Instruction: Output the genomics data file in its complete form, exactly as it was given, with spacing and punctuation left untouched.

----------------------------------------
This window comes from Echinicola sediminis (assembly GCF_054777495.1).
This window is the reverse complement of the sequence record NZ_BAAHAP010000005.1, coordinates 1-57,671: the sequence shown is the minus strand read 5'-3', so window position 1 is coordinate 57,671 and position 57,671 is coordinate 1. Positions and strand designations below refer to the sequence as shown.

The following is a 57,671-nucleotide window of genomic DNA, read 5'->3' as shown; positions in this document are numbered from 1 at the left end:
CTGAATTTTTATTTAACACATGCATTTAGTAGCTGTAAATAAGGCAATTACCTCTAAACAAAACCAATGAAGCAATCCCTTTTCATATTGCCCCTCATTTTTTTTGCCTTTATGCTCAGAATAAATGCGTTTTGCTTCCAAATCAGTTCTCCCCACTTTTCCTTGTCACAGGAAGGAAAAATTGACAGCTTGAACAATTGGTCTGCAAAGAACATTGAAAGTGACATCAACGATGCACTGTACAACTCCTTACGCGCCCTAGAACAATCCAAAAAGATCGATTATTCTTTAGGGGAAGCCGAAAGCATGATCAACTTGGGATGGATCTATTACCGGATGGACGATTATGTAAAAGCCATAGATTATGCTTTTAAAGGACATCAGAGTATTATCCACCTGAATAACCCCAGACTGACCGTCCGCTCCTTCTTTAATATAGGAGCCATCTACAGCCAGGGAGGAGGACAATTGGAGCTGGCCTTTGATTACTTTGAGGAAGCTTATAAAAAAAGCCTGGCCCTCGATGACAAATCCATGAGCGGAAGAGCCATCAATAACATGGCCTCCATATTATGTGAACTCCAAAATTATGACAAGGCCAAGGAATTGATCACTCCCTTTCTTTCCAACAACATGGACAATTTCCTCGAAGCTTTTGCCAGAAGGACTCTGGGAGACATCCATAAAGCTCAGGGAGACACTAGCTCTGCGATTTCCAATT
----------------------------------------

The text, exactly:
This window comes from Echinicola sediminis (assembly GCF_054777495.1).
This window is the reverse complement of the sequence record NZ_BAAHAP010000005.1, coordinates 1-57,671: the sequence shown is the minus strand read 5'-3', so window position 1 is coordinate 57,671 and position 57,671 is coordinate 1. Positions and strand designations below refer to the sequence as shown.

The following is a 57,671-nucleotide window of genomic DNA, read 5'->3' as shown; positions in this document are numbered from 1 at the left end:
CTGAATTTTTATTTAACACATGCATTTAGTAGCTGTAAATAAGGCAATTACCTCTAAACAAAACCAATGAAGCAATCCCTTTTCATATTGCCCCTCATTTTTTTTGCCTTTATGCTCAGAATAAATGCGTTTTGCTTCCAAATCAGTTCTCCCCACTTTTCCTTGTCACAGGAAGGAAAAATTGACAGCTTGAACAATTGGTCTGCAAAGAACATTGAAAGTGACATCAACGATGCACTGTACAACTCCTTACGCGCCCTAGAACAATCCAAAAAGATCGATTATTCTTTAGGGGAAGCCGAAAGCATGATCAACTTGGGATGGATCTATTACCGGATGGACGATTATGTAAAAGCCATAGATTATGCTTTTAAAGGACATCAGAGTATTATCCACCTGAATAACCCCAGACTGACCGTCCGCTCCTTCTTTAATATAGGAGCCATCTACAGCCAGGGAGGAGGACAATTGGAGCTGGCCTTTGATTACTTTGAGGAAGCTTATAAAAAAAGCCTGGCCCTCGATGACAAATCCATGAGCGGAAGAGCCATCAATAACATGGCCTCCATATTATGTGAACTCCAAAATTATGACAAGGCCAAGGAATTGATCACTCCCTTTCTTTCCAACAACATGGACAATTTCCTCGAAGCTTTTGCCAGAAGGACTCTGGGAGACATCCATAAAGCTCAGGGAGACACTAGCTCTGCGATTTCCAATT